While growing a grapefruit tree may be somewhat tricky for the average gardener, it’s not impossible. Successful gardening usually depends on providing plants with ideal growing conditions.
In order to properly grow grapefruit, you need to provide relatively warm conditions both day and night. This means growing them in temperate or tropical-like regions in full sun — preferably in USDA plant hardiness zones 9 and up, though some success can be achieved in zones 7 and 8 with suitable care. Grapefruit trees also prefer well-draining, loamy soil.
Planting Grapefruit Tree
Always get the planting area ready beforehand, amending the soil if necessary. Choosing a suitable location is also important. For instance, when planting a grapefruit tree, an area on the southernmost side of the home not only offers the most sun but also provides optimal winter protection. Keep the tree at least 12 feet (4 m.) from buildings, walks, driveways, etc. This will allow for adequate growth.
Grapefruit trees can be planted in spring or fall, depending on where you’re located and what works best for you and your region’s conditions. Keep in mind that those planted in spring must contend with the heat of summer while fall-planted trees must endure the hardships of unseasonably cold winters.
Dig the planting hole both wide and deep enough to accommodate the roots. After placing the tree in the hole, backfill halfway with soil, firmly pressing down to squeeze out any air bubbles. Then water the soil and allow it to settle before backfilling with the remaining soil. Keep the soil level with the surrounding area or slightly mound it. Setting it any lower will lead to standing water and cause rotting. Also, be sure that the bud union remains above the soil.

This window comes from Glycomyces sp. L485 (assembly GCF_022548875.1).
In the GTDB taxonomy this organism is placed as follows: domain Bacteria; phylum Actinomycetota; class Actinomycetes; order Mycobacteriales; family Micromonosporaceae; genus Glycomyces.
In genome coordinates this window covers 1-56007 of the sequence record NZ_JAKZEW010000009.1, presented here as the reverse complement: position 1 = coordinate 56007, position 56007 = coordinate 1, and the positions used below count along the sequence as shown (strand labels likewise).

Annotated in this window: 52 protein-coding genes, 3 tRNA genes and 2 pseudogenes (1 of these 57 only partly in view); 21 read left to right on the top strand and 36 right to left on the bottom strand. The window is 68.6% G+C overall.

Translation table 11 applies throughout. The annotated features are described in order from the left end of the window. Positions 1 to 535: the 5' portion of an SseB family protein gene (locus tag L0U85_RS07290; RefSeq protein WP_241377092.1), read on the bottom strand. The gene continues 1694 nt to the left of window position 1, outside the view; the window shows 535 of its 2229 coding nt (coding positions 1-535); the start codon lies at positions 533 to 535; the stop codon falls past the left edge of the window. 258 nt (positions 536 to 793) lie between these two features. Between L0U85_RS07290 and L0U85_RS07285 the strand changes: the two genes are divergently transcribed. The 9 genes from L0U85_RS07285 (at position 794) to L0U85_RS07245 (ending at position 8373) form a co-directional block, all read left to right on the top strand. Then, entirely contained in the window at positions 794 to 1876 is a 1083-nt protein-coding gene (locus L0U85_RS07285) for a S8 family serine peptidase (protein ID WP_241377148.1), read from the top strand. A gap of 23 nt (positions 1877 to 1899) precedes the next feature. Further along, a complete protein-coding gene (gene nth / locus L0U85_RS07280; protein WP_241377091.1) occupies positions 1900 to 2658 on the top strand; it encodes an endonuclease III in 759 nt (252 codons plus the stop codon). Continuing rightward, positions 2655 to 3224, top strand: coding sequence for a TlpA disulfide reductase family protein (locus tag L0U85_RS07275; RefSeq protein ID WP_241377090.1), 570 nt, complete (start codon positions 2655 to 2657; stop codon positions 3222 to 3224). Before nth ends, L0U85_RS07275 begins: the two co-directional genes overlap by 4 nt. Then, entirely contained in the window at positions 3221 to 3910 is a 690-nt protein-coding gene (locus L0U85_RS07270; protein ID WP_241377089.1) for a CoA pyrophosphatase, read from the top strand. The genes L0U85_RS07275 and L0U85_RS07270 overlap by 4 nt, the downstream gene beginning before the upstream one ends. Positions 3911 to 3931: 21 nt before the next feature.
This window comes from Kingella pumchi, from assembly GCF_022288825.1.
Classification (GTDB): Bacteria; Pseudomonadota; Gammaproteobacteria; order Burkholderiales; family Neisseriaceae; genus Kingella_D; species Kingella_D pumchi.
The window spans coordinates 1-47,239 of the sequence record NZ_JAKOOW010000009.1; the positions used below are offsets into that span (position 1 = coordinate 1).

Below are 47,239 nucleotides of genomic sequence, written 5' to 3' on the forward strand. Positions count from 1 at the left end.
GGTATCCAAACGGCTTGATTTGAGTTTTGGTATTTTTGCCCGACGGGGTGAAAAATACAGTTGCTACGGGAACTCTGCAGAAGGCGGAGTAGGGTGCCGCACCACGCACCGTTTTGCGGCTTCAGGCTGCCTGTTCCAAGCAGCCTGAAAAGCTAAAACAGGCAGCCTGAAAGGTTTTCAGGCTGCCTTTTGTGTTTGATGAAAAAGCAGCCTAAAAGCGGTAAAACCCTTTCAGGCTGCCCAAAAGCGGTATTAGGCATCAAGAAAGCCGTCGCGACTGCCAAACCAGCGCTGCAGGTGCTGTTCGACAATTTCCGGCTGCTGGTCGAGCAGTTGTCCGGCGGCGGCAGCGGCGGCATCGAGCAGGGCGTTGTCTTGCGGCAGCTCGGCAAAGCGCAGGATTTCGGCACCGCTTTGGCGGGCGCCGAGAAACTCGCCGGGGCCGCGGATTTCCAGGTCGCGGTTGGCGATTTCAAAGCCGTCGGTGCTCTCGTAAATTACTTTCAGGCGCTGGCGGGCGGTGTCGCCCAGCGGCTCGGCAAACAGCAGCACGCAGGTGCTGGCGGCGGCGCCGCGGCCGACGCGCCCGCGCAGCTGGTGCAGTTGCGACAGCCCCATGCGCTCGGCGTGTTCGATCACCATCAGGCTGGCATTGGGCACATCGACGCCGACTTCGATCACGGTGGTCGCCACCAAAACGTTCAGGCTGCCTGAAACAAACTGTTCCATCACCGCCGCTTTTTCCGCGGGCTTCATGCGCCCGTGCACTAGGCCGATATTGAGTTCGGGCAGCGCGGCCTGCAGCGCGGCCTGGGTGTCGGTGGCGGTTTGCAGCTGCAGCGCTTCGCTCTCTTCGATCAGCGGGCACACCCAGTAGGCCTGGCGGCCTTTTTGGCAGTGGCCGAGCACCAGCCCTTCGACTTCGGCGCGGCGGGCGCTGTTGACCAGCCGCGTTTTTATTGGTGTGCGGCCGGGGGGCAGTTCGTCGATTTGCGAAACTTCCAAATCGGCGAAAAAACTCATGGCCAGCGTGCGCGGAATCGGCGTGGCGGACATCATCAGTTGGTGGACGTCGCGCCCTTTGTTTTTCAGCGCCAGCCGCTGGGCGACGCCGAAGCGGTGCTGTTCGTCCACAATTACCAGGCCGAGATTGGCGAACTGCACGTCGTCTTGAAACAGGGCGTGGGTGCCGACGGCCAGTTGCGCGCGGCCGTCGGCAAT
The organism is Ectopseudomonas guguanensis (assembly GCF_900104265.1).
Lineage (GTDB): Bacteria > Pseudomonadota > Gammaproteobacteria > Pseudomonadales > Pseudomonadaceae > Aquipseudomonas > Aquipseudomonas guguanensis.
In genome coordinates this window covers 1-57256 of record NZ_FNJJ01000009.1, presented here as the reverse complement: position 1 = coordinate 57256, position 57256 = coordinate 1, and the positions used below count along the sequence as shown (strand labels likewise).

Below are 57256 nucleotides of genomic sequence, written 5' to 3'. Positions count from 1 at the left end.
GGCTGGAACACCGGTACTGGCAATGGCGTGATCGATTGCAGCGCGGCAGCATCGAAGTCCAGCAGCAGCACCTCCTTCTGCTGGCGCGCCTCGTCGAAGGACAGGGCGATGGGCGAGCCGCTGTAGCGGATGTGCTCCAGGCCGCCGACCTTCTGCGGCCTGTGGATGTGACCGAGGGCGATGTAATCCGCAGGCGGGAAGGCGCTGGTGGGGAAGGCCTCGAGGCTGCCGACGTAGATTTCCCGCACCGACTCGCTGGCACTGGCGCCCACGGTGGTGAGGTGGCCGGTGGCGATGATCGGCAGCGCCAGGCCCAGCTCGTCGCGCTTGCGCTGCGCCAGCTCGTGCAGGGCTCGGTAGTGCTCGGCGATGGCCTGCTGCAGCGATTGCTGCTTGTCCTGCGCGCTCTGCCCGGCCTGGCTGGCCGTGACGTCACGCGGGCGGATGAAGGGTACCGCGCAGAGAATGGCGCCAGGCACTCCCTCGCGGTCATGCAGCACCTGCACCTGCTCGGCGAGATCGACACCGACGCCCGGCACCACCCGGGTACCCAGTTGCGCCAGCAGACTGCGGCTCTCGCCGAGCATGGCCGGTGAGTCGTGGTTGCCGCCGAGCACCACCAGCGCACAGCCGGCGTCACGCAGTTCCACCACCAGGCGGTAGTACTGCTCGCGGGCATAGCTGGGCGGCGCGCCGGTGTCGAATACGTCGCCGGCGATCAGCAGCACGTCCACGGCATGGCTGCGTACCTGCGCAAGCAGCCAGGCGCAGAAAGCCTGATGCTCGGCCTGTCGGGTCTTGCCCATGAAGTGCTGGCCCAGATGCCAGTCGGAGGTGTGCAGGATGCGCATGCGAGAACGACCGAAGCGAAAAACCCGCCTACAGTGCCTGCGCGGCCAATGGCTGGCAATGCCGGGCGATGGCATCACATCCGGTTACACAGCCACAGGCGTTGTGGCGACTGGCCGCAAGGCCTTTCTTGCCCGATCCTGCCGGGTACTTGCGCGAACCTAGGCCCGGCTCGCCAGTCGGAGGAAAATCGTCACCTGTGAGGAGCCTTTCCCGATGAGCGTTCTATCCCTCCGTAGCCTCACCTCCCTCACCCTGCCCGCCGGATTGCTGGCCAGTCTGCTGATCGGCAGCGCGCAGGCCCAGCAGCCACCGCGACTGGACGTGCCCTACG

How to Care for Grapefruit Trees
While minimal, grapefruit tree care is essential to maintain its overall health and production. After planting, you should water every few days for the first couple weeks. Then you can begin watering deeply once a week, except during dry periods when additional water may be needed.
You can also add light fertilizer during irrigation every four to six weeks.
Don’t prune your tree unless removing old weakened or dead branches.
Winter protection may be needed for areas prone to frost or freezing. Although many people prefer to simply mulch around the tree, it is advisable to leave at least a foot (31 cm.) of space between the trunk and mulch to avoid any problems with root rot. Generally, blankets, tarps, or burlap provide adequate winter protection.
Generally, harvesting takes place in fall. Once the fruits have turned yellow or gold in color, they’re ready for picking. The longer the fruit remains on the tree, however, the larger and sweeter it becomes. Over-ripened fruit, which may appear lumpy, should be discarded.
Keep in mind that newly planted grapefruit trees will take at least three years before producing quality fruit. Any fruit set in the first or second years should be removed to direct all its energy into growth.